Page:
According to Judge, The US Government’s Case Against Voyager-Binance.US Agreement Has ‘Substantial’ Merits

On Friday, a New York judge ruled that the U.S. government has a “substantial case on the merits” in its quest to block Binance.US‘s $1 billion acquisition of the assets of insolvent crypto lender Voyager.

Since delays could cost the estate up to $10 million monthly, District Judge Jennifer Rearden said she would attempt to resolve a dispute quickly.

Earlier in March, U.S. Bankruptcy Judge Michael Wiles approved the sale. Still, this week, Rearden said she would place that approval on pause. At the same time, she considered objections from the U.S. Attorney that the contract effectively immunized Voyager from violations of tax or securities law.

Rearden stated that neither Voyager nor its creditors “has provided any authority for the proposition that a bankruptcy court can release criminal liability” in response to government arguments.

In her additional reasoning published on Friday, Rearden appeared sympathetic to the government’s arguments, stating that “the Exculpation Clause appears to go beyond what the quasi-judicial immunity doctrine permits.”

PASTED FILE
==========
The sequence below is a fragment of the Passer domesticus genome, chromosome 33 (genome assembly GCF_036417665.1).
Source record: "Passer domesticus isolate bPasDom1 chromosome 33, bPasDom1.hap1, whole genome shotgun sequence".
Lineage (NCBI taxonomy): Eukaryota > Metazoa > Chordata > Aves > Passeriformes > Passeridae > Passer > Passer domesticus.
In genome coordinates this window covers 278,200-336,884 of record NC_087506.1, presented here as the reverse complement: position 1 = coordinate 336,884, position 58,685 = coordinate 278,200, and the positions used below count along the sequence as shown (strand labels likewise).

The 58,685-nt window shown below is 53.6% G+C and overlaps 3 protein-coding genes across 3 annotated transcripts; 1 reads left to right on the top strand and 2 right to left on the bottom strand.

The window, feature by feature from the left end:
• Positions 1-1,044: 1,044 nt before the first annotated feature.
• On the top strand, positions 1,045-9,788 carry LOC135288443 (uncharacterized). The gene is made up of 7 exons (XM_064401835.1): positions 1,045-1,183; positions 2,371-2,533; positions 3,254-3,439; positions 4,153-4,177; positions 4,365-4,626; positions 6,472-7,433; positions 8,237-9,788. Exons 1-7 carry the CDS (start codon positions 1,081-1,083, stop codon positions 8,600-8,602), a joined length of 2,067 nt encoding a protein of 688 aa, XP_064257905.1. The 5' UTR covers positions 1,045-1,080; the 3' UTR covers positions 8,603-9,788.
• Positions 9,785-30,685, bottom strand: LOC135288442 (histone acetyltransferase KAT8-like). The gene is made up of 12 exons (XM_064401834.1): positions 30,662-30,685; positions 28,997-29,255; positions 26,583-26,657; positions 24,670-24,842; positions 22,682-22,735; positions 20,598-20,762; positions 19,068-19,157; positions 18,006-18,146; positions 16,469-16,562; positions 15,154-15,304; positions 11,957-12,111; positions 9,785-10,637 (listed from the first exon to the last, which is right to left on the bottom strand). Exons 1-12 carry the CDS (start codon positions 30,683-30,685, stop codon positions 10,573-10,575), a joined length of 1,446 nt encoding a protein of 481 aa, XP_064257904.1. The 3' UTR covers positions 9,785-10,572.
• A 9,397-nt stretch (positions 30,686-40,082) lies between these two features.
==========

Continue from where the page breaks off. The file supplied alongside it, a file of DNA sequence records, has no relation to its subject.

Binance’s U.S. subsidiary bid for Voyager after the previous suitor, FTX, failed. This week, the Commodity Futures Trading Commission filed a lawsuit against Binance’s global entity and its CEO, Changpeng “CZ” Zhao, for offering unregistered crypto derivatives. According to Zhao, the suit is an “incomplete recounting of the facts.”

Rearden has set a quick deadline to resolve the Voyager matter, requiring the government to submit its brief by April 7 and Voyager to respond by April 18.

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